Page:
39. The catastrophic event-survivable video recording system of claim 38, wherein said video recording system is configured to playback said compressed video playback data, convert said compressed video playback data for display, and display said compressed video playback data during flight simultaneous with recording of new compressed digital video data.
40. A method of recording raw video data onto a catastrophic event-survivable video recording unit installed on an aircraft, comprising:
compressing said raw video data to form compressed digital video data; and
recording said data on a solid state video data recording unit in catastrophic event-survivable form; and
playing back said recorded compressed digital video data during flight operations from said solid state video data recording unit;
wherein said solid state video data recording unit comprises a conventional flight data recording unit including a processor, said conventional flight data recording unit being manufactured so that said processor runs at a first processing speed; and wherein said conventional flight data recording unit is configured with a software modification to cause said processor to run at a second processing speed, said second processing speed being faster than said first processing speed.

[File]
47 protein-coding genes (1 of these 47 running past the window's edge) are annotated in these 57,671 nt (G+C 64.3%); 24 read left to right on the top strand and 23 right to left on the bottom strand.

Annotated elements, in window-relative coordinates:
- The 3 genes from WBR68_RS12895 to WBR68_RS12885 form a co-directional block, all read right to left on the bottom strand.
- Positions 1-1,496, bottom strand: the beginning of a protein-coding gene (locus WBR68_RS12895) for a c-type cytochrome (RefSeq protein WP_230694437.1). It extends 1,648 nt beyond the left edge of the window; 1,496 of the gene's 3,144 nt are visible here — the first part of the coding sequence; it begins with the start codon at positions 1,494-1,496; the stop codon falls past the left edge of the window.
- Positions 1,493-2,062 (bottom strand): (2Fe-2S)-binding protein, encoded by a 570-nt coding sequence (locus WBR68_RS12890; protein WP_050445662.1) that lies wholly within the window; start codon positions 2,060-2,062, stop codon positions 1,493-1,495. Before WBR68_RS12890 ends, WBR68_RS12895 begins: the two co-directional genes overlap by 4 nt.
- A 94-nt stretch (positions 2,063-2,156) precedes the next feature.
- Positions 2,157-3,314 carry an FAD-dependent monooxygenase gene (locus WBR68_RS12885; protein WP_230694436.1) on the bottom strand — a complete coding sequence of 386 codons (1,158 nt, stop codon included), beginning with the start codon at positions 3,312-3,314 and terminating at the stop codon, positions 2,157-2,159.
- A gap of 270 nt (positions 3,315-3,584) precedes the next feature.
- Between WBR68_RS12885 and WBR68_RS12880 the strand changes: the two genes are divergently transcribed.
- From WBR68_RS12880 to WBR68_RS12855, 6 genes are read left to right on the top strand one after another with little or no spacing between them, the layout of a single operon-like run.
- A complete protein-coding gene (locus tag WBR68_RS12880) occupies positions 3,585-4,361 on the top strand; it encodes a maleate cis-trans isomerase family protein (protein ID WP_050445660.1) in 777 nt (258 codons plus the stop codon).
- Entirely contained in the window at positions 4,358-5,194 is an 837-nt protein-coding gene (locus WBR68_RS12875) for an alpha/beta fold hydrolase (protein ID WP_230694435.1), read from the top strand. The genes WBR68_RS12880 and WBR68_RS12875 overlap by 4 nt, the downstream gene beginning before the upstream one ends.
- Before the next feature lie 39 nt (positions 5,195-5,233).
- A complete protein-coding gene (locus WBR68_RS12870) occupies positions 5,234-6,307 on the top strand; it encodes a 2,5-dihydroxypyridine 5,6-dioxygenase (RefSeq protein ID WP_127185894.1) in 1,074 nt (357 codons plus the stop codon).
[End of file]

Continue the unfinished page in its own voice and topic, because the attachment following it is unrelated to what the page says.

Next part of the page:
41. The method of claim 40, wherein said method further comprises playing back said compressed video playback data, converting said compressed video playback data for display, and displaying said compressed video playback data during flight simultaneous with recording of new compressed digital video data.
Description

The present application claims priority on now abandoned U.S. provisional patent application Ser. No. 60/158,702 filed on Oct. 8, 1999, the entire text and all contents of which is specifically incorporated herein by reference.

BACKGROUND OF THE INVENTION

1. Field of the Invention

This invention relates generally to catastrophic event-survivable data recorders. In particular, this invention relates to catastrophic event-survivable video recording systems that employ video data compression and data recorders such as commercially available flight data recorders.

2. Description of the Related Art

Accident investigation is often costly, time consuming, and may be inconclusive. This is particularly true of catastrophic accidents involving vehicles such as aircraft, trains and ships. Other examples of catastrophic accidents in which accident investigation may be difficult include explosions occurring within facilities such as chemical plants and oil production or processing facilities. Many times such accidents may result in near to complete property destruction and loss of life. Thus, it is often difficult for investigators to determine factors which contributed to the cause of a particular accident.